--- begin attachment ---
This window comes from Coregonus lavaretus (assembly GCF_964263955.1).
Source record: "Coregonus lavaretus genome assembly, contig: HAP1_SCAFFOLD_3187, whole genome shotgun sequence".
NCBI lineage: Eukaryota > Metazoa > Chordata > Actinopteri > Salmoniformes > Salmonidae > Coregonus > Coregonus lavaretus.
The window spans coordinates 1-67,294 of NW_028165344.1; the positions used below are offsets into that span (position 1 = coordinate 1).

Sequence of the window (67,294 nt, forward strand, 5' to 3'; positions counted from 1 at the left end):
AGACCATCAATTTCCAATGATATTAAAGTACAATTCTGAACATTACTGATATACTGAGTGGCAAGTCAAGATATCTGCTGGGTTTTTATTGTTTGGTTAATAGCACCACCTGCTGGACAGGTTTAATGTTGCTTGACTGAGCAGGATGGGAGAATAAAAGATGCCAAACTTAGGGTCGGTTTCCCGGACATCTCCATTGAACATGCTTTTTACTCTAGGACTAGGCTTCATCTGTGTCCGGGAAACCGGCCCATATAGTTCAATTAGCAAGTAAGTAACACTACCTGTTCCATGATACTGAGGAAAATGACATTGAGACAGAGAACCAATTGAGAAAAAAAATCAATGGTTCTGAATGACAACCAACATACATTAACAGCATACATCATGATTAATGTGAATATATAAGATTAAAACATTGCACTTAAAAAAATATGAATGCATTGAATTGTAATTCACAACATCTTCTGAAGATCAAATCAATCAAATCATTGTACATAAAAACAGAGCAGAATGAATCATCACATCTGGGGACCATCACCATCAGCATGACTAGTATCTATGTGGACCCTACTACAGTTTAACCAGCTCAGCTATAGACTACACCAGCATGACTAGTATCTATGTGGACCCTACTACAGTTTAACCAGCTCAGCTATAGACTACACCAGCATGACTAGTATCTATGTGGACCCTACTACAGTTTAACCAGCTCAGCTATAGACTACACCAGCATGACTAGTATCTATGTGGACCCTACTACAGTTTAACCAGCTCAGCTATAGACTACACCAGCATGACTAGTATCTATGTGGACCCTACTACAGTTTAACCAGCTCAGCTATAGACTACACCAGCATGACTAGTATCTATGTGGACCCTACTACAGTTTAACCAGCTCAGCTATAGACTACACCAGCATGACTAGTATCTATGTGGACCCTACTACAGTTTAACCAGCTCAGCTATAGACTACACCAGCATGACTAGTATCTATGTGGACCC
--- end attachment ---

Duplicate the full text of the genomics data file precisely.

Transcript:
This window comes from Coregonus lavaretus (assembly GCF_964263955.1).
Source record: "Coregonus lavaretus genome assembly, contig: HAP1_SCAFFOLD_3187, whole genome shotgun sequence".
NCBI lineage: Eukaryota > Metazoa > Chordata > Actinopteri > Salmoniformes > Salmonidae > Coregonus > Coregonus lavaretus.
The window spans coordinates 1-67,294 of NW_028165344.1; the positions used below are offsets into that span (position 1 = coordinate 1).

Sequence of the window (67,294 nt, forward strand, 5' to 3'; positions counted from 1 at the left end):
AGACCATCAATTTCCAATGATATTAAAGTACAATTCTGAACATTACTGATATACTGAGTGGCAAGTCAAGATATCTGCTGGGTTTTTATTGTTTGGTTAATAGCACCACCTGCTGGACAGGTTTAATGTTGCTTGACTGAGCAGGATGGGAGAATAAAAGATGCCAAACTTAGGGTCGGTTTCCCGGACATCTCCATTGAACATGCTTTTTACTCTAGGACTAGGCTTCATCTGTGTCCGGGAAACCGGCCCATATAGTTCAATTAGCAAGTAAGTAACACTACCTGTTCCATGATACTGAGGAAAATGACATTGAGACAGAGAACCAATTGAGAAAAAAAATCAATGGTTCTGAATGACAACCAACATACATTAACAGCATACATCATGATTAATGTGAATATATAAGATTAAAACATTGCACTTAAAAAAATATGAATGCATTGAATTGTAATTCACAACATCTTCTGAAGATCAAATCAATCAAATCATTGTACATAAAAACAGAGCAGAATGAATCATCACATCTGGGGACCATCACCATCAGCATGACTAGTATCTATGTGGACCCTACTACAGTTTAACCAGCTCAGCTATAGACTACACCAGCATGACTAGTATCTATGTGGACCCTACTACAGTTTAACCAGCTCAGCTATAGACTACACCAGCATGACTAGTATCTATGTGGACCCTACTACAGTTTAACCAGCTCAGCTATAGACTACACCAGCATGACTAGTATCTATGTGGACCCTACTACAGTTTAACCAGCTCAGCTATAGACTACACCAGCATGACTAGTATCTATGTGGACCCTACTACAGTTTAACCAGCTCAGCTATAGACTACACCAGCATGACTAGTATCTATGTGGACCCTACTACAGTTTAACCAGCTCAGCTATAGACTACACCAGCATGACTAGTATCTATGTGGACCCTACTACAGTTTAACCAGCTCAGCTATAGACTACACCAGCATGACTAGTATCTATGTGGACCC